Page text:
By J.G. Ballard
Over a decade old and yet more relevant than ever, Super-Cannes is a state of mind. The air-conditioned, steel-and-glass structure of modern corporate existence: glossy and efficient on the surface but just as ugly and muddy as a medieval fiefdom underneath. The banking crisis and the bastards it is still producing are combining with the corporate media scandal unearthed by the Guardian and the Leveson inquiry to show just how grubby people in high places can be.
And yet Ballard was there in 2000, when he published this prescient and disturbing thriller. Set on a business park on the French Riviera, Super-Cannes follows Paul Sinclair as he relocates with his wife as she takes up a post of doctor to the corporate bosses. Several months previously, her predecessor had embarked on a rampage, gunning down friends and colleagues and finally himself. The book turns on the fact that Sinclair smells a rat, and investigates.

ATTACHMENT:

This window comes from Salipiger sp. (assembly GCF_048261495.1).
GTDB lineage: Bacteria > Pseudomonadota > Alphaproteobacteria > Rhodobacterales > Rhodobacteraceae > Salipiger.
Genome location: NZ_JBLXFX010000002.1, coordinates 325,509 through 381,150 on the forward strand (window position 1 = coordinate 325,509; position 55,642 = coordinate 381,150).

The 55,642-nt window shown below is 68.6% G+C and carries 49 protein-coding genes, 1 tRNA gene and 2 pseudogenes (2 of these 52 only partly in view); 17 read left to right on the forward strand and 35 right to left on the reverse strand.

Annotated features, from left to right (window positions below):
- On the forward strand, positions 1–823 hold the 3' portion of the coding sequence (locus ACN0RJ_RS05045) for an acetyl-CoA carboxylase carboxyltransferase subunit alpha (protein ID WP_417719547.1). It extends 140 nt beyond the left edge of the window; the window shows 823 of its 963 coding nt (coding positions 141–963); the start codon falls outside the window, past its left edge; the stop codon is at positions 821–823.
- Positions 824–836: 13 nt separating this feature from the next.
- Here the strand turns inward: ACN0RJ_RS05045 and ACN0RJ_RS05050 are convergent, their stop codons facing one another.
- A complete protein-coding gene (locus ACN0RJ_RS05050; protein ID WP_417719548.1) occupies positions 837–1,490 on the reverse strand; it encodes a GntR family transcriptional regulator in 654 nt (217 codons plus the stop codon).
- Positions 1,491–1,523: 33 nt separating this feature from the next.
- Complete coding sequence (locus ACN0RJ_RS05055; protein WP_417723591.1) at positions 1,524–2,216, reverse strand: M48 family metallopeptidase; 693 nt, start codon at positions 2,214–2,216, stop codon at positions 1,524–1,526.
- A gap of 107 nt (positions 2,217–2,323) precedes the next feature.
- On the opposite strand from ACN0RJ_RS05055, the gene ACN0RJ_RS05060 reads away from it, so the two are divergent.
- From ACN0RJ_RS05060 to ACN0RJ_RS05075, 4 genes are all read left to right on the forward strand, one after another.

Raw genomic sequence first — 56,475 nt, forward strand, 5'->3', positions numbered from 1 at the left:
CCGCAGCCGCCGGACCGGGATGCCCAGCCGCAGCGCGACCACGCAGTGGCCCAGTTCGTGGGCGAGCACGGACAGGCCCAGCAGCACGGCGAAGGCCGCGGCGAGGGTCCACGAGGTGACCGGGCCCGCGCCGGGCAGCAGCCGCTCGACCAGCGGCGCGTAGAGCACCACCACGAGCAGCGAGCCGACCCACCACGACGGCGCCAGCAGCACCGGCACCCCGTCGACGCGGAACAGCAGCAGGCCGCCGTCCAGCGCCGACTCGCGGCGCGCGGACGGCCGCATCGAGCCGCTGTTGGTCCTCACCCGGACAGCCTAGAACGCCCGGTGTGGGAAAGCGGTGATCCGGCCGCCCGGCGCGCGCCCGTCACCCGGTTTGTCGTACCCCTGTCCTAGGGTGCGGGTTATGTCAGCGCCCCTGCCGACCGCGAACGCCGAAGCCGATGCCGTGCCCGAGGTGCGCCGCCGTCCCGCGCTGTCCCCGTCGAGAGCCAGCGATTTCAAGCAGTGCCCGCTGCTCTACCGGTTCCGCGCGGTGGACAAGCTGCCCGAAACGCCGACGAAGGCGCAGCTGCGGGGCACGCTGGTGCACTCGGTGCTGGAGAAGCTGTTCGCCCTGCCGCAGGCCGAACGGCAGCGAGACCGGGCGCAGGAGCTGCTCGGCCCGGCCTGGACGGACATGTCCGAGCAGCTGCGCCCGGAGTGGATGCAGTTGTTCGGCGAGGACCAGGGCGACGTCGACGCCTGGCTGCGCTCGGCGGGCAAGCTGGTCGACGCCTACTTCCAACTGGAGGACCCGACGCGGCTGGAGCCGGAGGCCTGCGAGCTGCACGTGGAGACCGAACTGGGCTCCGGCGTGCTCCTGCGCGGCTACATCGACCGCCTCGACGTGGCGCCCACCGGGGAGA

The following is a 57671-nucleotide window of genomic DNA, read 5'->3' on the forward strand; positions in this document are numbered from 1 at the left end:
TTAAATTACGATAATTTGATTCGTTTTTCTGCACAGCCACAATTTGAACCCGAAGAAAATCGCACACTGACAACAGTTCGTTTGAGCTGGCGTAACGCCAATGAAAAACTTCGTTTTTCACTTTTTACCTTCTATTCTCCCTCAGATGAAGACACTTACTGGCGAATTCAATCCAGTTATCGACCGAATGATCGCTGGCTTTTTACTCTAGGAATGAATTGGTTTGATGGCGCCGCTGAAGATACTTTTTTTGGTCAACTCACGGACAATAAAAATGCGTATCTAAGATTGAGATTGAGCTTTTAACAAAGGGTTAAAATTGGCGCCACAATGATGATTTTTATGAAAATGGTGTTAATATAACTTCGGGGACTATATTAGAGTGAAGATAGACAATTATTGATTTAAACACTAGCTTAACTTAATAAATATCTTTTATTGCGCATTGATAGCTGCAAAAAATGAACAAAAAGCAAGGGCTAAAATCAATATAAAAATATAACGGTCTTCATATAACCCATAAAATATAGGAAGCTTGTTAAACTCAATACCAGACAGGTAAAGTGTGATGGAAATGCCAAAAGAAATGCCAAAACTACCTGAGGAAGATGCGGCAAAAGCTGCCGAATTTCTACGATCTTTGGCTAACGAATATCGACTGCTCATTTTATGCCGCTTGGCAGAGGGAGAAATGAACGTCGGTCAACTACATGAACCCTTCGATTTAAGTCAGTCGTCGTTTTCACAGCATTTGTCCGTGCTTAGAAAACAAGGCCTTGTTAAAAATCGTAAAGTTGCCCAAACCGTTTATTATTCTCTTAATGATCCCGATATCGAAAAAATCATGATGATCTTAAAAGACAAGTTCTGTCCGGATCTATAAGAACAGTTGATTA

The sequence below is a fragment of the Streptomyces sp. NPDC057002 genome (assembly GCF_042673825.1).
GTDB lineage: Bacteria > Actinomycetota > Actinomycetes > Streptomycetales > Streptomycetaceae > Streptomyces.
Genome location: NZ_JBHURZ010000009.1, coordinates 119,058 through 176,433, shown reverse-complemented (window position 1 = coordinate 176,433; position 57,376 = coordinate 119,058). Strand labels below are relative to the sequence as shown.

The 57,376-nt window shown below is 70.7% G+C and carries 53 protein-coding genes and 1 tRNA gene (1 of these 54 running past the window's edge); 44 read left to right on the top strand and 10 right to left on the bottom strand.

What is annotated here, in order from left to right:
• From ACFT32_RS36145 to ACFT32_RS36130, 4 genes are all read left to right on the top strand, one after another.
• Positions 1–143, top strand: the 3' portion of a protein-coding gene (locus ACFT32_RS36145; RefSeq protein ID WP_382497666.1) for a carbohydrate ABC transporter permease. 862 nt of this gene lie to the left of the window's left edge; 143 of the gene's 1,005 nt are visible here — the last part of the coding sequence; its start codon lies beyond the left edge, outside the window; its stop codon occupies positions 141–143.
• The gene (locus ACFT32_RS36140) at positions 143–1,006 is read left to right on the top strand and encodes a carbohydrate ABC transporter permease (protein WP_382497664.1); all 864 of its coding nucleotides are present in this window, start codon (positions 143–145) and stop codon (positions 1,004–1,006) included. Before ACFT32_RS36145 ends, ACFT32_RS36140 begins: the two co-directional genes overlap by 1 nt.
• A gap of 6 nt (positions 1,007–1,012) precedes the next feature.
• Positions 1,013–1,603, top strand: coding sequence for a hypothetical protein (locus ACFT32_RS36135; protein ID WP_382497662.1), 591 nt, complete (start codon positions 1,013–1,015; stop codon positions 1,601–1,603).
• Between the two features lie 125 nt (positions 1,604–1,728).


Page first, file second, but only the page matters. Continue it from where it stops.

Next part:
His searching takes him into the underbelly of this strange, chromium community and hints at wider corporate corruption. Of course, Ballard’s style is spot on. He has written a noir, set under the glaring light of a modern office. The depravity of his baddies and the ennui of this awful corporate existence echo Bret Easton Ellis.
But of course Ballard is no pretender. This is an original and tightly controlled novel raising questions about the ceaseless reach of capitalism, questions that are becoming more imperative every day. As one character observes, “The people here have gone beyond God. Way beyond. God had to rest on the seventh day.”